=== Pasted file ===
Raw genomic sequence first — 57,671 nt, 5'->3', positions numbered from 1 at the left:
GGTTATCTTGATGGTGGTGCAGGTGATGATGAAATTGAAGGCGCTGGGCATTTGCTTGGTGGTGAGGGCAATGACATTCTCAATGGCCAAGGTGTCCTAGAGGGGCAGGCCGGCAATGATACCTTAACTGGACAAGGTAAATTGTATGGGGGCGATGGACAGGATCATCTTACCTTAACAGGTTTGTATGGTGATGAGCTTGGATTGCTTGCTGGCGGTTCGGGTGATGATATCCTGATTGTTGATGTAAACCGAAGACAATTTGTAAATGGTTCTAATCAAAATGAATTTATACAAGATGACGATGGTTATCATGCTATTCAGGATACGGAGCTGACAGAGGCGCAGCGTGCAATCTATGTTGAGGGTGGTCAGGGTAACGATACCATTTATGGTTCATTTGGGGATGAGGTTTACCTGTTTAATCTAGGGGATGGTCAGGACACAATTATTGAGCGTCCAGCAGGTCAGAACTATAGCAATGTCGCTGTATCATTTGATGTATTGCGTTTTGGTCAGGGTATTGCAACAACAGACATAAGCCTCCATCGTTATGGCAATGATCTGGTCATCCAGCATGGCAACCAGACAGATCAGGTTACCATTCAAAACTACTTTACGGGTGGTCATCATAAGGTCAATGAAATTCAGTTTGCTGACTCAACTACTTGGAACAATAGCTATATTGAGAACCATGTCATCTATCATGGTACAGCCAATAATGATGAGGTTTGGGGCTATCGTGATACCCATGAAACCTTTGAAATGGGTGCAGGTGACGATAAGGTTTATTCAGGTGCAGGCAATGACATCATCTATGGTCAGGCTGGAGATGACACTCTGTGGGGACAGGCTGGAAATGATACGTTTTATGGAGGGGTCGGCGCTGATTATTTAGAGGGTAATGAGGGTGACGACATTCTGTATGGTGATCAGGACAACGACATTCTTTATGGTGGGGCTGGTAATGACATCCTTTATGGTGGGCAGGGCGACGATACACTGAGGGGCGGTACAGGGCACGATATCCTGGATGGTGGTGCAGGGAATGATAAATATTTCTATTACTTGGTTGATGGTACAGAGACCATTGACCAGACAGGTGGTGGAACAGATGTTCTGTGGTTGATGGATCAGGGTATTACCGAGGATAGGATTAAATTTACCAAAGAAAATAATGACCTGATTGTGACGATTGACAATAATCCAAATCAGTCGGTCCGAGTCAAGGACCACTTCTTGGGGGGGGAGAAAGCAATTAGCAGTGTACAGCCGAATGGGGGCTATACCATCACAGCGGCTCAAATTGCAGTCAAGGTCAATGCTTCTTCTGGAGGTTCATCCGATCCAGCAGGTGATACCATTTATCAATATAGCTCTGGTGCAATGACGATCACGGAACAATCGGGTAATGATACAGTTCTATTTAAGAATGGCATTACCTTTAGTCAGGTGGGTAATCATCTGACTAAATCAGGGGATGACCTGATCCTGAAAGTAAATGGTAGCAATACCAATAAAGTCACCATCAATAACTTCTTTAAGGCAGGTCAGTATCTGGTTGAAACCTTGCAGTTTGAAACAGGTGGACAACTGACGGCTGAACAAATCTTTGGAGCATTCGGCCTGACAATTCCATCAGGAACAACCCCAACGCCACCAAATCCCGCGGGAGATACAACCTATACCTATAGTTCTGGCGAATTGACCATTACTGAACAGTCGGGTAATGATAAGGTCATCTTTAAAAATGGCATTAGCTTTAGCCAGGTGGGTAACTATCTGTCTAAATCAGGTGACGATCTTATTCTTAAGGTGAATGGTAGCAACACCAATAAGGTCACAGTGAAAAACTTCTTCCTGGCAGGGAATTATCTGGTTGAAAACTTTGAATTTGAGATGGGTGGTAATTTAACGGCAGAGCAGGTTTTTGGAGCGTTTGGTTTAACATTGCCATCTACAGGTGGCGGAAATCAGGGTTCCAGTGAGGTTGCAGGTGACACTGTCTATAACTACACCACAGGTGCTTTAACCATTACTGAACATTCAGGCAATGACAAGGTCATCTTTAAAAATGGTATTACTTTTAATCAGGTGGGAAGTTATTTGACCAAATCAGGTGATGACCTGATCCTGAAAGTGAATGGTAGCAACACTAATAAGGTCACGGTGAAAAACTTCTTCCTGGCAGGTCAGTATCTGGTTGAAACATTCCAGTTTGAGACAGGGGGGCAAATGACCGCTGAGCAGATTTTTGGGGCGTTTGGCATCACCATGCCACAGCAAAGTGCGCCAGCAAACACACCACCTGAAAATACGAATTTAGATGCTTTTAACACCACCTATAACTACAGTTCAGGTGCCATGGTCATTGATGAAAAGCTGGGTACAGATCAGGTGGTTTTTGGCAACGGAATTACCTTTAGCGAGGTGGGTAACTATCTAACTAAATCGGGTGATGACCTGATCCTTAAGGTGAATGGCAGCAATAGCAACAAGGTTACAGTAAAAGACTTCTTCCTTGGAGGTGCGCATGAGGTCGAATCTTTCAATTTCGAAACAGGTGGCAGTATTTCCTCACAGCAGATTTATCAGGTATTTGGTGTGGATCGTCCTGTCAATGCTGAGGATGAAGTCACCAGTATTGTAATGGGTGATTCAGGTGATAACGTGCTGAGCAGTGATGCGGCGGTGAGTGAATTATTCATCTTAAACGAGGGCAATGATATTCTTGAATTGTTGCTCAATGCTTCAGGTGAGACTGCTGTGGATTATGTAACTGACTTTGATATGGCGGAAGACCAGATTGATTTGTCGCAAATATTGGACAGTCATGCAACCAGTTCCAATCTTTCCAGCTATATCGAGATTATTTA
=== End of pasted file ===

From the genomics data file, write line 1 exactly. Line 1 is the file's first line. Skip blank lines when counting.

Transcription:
Raw genomic sequence first — 57,671 nt, 5'->3', positions numbered from 1 at the left: